Now, if we look at the CIS subgroup, the original SWOG studies show that if you don't give maintenance, your result in six months was about 61%. But if you did get even one cycle of maintenance, it was up to 84%, indicating that it's that first maintenance cycle that is critical for getting the best bang for your buck for that limited amount of BCG.

Let's look at alternative intravesical agents. I'm going to talk about mitomycin and enhanced mitomycin strategies. There are at least three ways you can enhance mitomycin. Probably the easiest is a relatively simple technique of, it involves concentrating the mitomycin dose 40 milligrams in 20 ccs instead of 40 milligrams in 40 or 50 ccs, giving the patient oral bicarbonate the night before in the morning of, it's usually 1300 milligrams, making sure that they are not taking any coffee or high fluid load beforehand and draining the bladder completely.

But one of the important things is when you use gel to place a catheter to aspirate the first few ccs to let the flow go through, otherwise, you'll think the bladder is empty when it really isn't. There are other ways to enhance mitomycin, but they remain investigational. For instance, hyperthermic mitomycin and a delayed-release via gel. As you may know, this was recently approved for upper tract disease for low grade, but it's still investigational for bladder work. I'll talk about some new drugs, gemcitabine, and docetaxel, either alone or in combination.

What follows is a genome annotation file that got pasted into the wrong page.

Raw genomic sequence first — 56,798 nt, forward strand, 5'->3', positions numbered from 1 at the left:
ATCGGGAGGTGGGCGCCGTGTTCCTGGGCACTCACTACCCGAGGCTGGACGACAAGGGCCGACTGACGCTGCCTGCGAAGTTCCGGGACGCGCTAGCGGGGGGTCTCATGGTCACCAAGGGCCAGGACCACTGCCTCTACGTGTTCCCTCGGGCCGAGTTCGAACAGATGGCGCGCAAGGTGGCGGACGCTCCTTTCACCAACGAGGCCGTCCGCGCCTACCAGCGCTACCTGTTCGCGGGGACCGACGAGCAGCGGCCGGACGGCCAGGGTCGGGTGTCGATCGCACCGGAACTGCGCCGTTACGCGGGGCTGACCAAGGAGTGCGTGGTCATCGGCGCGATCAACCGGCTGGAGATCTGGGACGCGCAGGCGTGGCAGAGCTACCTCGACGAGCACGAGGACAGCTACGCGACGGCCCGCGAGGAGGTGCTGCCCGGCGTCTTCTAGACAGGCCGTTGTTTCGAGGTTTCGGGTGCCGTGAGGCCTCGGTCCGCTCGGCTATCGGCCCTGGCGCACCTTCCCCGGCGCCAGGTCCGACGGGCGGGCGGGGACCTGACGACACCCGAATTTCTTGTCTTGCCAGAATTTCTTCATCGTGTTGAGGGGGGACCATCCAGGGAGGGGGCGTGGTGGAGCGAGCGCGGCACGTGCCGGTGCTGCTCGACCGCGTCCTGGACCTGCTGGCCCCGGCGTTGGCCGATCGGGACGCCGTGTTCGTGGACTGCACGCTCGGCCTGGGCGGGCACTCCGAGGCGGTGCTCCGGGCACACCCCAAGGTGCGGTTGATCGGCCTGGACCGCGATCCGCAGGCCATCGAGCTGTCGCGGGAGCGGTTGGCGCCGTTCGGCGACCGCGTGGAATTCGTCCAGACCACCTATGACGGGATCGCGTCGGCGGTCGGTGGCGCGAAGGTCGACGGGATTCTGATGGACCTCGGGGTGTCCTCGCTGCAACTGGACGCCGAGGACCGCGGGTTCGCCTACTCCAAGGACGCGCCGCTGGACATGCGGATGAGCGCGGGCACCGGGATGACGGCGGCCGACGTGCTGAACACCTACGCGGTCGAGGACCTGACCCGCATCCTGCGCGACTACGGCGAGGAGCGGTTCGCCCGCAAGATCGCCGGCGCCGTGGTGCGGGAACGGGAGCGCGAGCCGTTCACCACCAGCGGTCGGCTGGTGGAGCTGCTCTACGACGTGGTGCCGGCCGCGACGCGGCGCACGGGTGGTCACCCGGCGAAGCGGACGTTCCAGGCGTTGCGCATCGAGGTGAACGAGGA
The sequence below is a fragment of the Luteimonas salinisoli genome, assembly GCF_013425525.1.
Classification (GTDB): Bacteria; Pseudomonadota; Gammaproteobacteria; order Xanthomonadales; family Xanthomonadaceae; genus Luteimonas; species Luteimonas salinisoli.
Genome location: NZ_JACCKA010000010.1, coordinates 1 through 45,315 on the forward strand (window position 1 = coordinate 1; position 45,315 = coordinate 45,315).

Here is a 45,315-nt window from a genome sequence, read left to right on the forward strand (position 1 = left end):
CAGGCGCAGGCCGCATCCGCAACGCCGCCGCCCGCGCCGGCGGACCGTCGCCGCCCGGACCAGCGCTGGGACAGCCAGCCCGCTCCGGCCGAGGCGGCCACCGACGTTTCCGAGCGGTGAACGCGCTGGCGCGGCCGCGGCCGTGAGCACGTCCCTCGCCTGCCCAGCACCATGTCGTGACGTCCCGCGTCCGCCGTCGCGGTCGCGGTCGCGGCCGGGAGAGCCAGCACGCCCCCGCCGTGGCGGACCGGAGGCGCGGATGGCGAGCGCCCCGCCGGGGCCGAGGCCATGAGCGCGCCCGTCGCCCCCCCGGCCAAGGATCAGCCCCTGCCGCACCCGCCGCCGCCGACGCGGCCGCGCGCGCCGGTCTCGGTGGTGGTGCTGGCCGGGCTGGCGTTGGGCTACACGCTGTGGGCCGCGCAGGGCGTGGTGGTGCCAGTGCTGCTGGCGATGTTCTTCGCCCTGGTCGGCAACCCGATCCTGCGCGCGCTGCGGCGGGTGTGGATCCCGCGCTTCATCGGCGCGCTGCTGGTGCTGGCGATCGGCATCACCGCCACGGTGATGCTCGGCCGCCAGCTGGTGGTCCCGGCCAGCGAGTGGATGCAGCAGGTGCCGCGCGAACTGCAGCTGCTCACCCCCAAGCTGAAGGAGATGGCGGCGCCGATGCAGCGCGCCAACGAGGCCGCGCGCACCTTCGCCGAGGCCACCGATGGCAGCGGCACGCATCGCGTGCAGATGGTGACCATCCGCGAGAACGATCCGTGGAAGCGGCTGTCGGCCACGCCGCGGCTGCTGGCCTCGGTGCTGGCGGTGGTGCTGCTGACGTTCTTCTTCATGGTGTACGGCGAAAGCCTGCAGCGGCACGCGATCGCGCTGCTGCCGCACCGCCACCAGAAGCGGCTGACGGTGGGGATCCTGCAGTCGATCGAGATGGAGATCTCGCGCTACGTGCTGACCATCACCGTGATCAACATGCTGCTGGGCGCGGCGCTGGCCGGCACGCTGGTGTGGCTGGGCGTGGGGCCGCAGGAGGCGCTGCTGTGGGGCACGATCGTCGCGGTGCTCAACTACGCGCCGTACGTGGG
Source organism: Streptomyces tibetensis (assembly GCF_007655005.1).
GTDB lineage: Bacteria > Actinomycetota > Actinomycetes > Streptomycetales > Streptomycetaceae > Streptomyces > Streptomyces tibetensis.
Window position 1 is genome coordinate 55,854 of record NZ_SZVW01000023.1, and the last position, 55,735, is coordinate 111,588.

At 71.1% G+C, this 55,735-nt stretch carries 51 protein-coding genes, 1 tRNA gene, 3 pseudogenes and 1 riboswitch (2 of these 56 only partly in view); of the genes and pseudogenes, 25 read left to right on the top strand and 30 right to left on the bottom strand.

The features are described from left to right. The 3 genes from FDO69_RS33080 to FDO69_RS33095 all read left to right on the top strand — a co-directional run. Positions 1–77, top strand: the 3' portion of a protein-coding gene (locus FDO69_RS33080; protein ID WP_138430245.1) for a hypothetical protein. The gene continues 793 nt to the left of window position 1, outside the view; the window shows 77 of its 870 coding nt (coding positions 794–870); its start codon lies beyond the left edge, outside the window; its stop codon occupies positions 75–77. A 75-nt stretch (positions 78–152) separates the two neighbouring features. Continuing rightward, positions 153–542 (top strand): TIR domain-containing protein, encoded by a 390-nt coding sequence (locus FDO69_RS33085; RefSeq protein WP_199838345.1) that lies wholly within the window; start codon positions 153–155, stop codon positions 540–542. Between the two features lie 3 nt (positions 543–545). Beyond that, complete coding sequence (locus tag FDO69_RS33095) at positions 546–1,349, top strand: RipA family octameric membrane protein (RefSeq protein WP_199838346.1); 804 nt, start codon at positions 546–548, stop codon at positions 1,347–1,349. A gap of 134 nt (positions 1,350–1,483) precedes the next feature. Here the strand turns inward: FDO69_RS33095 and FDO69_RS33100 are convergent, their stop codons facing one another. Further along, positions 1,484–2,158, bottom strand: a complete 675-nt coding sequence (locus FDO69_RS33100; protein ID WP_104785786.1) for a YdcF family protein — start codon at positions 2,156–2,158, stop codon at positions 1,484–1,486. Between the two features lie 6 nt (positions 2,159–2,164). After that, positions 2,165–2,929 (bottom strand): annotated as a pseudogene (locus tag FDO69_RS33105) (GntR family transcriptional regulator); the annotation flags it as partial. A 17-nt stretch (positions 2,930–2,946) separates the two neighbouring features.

So, if we look at what we know from past experience with the use of intravesical agents, we can see that BCG clearly was the dominant agent with a complete response rate of 60 to 70% for CIS, and a reduction of progression by about 27%. If we look at the other forms for chemotherapy via TEPA and adriamycin, they basically drop out.